Your FREE and easy resource for all things Texas workers' compensation
At a Glance:
APD 041710
September 1, 2004

APD 041710

September 1, 2004

This appeal arises pursuant to the Texas Workers’ Compensation Act, TEX. LAB. CODE ANN. § 401.001 et seq. (1989 Act). A contested case hearing (CCH) was held on July 1, 2004. With regard to the disputed issues the hearing officer determined that the respondent/cross-appellant’s (claimant) impairment rating (IR) is 25% as assessed by the designated doctor and that the claimant is not entitled to supplemental income benefits (SIBs) for the first and second quarters.

The appellant/cross-respondent (carrier) appeals the IR, contending that the IR should be 5% as assessed by its required medical examination (RME) doctor. The claimant appeals the determinations of SIBs entitlement, contending he has a total inability to work as supported by his treating doctor. The claimant responds to the carrier’s appeal urging affirmance of the IR, and the carrier responds to the claimant’s appeal of the SIBs issues urging affirmance.



The parties stipulated that the claimant sustained a compensable (low back) injury on ________________, and reached statutory maximum medical improvement (MMI) (See Section 401.011(30)(B)) on August 12, 2002. Dr. H a chiropractor certified the statutory MMI date with a 22% IR using the Guides to the Evaluation of Permanent Impairment, fourth edition (1st, 2nd, 3rd, or 4th printing, including corrections and changes as issued by the American Medical Association prior to May 16, 2000) (AMA Guides) in a report dated September 20, 2002, however, Dr. H used the range of motion model rather than the Diagnosis-Related Estimate (DRE) model. The parties stipulated that Dr. S was the designated doctor. In a report dated January 28, 2003, Dr. S assigned a 25% IR based on DRE Lumbosacral Category V finding both radiculopathy and loss of motion segment integrity (LMSI).

Dr. T, the carrier’s RME doctor performed a peer review on Dr. H’s original report and subsequently did a record review dated December 1, 2003, of Dr. S’s report in which he questioned whether the claimant had radiculopathy or the necessary LMSI. Based on the record review, Dr. T estimated the claimant would have a 10% IR based on “DRE-III.” Subsequently Dr. T examined the claimant on April 23, 2004, and assessed a 5% IR based on “DRE II” finding the claimant’s measurements do not qualify for LMSI. The hearing officer, in the Background Information, commented that Dr. T’s “measurements are close enough to give some support to [Dr. S’s] statements about his measurements” and indeed Dr. T testified at the CCH, that the positioning of the patient can have some influence of the measurements. The hearing officer found both Dr. T’s and Dr. S’s reports credible and in accordance with the AMA Guides, but that the report of Dr. S, as the designated doctor’s report, carries presumptive weight (See Section 408.125(e)) and that the contrary evidence does not overcome that presumption. The hearing officer’s determination is supported by the evidence.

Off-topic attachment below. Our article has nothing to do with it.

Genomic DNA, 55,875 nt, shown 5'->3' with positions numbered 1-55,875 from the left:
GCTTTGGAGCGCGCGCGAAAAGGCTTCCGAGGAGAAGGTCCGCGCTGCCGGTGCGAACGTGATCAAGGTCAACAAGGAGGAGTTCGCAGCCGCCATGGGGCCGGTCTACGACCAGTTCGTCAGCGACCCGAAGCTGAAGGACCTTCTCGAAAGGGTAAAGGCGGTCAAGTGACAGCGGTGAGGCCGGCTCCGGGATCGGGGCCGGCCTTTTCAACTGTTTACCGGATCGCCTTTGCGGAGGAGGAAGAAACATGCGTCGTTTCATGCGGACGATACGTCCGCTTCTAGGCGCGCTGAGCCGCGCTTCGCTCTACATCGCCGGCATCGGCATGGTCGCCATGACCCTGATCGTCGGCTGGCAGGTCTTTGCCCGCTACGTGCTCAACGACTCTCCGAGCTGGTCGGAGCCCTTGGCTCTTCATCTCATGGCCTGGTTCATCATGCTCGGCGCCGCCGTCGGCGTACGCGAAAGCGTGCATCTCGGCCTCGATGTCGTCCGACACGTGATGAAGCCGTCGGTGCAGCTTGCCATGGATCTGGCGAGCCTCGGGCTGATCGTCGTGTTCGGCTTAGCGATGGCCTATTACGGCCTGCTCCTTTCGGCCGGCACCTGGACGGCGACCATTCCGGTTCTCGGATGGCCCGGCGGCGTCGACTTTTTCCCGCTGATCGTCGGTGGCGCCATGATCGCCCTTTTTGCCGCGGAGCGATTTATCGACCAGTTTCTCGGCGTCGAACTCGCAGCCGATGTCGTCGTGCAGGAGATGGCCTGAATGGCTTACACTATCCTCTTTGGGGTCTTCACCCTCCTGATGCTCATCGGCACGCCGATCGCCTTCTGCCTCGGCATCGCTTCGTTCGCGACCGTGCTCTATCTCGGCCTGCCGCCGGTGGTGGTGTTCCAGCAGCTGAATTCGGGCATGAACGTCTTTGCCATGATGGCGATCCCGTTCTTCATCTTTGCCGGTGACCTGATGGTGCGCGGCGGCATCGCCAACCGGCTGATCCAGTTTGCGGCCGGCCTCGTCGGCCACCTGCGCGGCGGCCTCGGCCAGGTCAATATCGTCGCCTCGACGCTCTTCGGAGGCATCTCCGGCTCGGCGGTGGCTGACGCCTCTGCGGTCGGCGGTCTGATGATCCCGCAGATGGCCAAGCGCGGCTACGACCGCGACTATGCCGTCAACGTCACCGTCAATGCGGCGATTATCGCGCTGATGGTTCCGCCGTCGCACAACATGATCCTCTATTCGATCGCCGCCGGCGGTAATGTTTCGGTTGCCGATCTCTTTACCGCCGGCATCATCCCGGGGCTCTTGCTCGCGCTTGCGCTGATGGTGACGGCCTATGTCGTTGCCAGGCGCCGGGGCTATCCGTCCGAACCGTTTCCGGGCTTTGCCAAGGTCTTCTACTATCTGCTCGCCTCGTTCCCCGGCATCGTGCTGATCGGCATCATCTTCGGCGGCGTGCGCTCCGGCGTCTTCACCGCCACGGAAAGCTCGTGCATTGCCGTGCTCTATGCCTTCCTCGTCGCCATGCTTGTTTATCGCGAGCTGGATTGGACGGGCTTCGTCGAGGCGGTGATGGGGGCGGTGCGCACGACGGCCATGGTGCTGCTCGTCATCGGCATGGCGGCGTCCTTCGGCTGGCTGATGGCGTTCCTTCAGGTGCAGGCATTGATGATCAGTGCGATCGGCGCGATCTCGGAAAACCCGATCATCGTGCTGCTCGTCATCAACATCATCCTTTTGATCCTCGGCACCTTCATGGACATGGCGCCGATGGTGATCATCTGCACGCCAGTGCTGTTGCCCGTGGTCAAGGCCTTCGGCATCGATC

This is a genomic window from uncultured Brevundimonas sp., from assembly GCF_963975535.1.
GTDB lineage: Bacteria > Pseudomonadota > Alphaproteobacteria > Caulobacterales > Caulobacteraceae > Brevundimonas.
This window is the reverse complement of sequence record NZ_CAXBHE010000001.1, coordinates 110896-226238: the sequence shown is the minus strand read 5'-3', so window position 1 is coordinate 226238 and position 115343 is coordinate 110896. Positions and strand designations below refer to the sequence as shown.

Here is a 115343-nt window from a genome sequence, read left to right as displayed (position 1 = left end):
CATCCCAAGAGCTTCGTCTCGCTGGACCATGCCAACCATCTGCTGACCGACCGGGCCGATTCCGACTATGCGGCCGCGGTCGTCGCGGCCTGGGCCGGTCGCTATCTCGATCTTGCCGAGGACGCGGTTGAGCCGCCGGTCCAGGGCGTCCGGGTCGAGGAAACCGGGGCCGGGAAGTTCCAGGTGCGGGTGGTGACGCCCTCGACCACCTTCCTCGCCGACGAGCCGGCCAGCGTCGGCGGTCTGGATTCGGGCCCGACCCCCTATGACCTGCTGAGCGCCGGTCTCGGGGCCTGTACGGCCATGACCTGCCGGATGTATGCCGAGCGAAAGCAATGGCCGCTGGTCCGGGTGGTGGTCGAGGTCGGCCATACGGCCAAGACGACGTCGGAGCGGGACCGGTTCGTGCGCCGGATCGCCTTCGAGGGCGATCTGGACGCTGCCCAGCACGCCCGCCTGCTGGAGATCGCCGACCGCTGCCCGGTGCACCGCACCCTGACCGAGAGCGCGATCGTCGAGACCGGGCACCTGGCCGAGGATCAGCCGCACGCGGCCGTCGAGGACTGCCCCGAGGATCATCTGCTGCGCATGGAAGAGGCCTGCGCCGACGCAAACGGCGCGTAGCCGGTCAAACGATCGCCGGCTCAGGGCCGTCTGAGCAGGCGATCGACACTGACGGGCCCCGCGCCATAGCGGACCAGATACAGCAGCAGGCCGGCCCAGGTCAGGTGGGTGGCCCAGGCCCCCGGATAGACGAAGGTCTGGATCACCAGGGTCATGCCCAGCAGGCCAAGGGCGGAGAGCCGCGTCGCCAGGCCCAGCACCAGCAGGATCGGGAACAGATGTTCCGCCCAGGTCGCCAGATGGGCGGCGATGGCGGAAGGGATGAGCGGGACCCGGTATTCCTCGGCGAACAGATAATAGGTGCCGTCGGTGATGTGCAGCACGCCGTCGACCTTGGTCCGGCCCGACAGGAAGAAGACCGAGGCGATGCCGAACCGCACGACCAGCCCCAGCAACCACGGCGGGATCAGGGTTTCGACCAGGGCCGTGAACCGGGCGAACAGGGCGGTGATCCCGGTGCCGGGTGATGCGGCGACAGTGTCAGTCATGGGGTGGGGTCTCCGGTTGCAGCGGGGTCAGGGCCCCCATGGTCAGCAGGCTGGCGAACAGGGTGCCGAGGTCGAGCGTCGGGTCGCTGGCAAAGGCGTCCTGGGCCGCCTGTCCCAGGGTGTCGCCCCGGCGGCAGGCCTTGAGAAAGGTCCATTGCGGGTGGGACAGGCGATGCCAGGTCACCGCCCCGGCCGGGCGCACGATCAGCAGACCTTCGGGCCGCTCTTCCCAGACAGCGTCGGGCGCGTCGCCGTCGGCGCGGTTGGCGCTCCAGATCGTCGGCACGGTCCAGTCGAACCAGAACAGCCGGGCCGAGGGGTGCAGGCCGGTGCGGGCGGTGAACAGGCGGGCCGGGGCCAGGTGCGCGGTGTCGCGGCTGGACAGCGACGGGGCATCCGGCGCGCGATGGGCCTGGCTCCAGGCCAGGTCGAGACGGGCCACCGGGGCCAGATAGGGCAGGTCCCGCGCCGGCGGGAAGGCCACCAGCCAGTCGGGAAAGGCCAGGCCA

Regarding the SIBs issues, eligibility criteria for SIBs entitlement are set forth in Section 408.142(a) and Tex. W.C. Comm’n, 28 TEX. ADMIN. CODE § 130.102 (Rule 130.102). The SIBs criterion at issue is whether the claimant has made a good faith effort to obtain employment commensurate with his ability to work. The claimant contends that he has a total inability to work. Rule 130.102(d)(4) provides that an injured employee has made a good faith effort to obtain employment commensurate with the employee’s ability to work if the employee has been unable to perform any type of work in any capacity, has provided a narrative report from a doctor which specifically explains how the injury causes a total inability to work, and no other records show that the injured employee is able to return to work. The hearing officer was not persuaded that the claimant’s treating doctor specifically explained how the injury causes a total inability to work. A Work Status Report (TWCC-73) and note dated November 25, 2003 (during the first quarter qualifying period), simply indicates surgical treatment may be required and the claimant “is still unable to return to work and has been disabled since his date of injury on ______.” The claimant testified that no doctor has released him to return to work. There is no evidence that sedentary work and/or part time work was considered. Another report dated July 30, 2001, purporting to show a total inability to work was before MMI and well before the qualifying periods at issue. The hearing officer also commented that the claimant’s “appearance and demeanor at the hearing belie a claim of total inability to work.”

We have reviewed the complained-of determinations and conclude that the issues involved fact questions for the hearing officer. The hearing officer reviewed the record and decided what facts were established. We conclude that the hearing officer’s determinations are not so against the great weight and preponderance of the evidence as to be clearly wrong or manifestly unjust. Cain v. Bain, 709 S.W.2d 175, 176 (Tex. 1986).

We affirm the hearing officer’s decision and order.

The true corporate name of the insurance carrier is EAGLE PACIFIC INSURANCE COMPANY and the name and address of its registered agent for service of process is




Thomas A. Knapp


Elaine M. Chaney
Appeals Judge

Robert W. Potts
Appeals Judge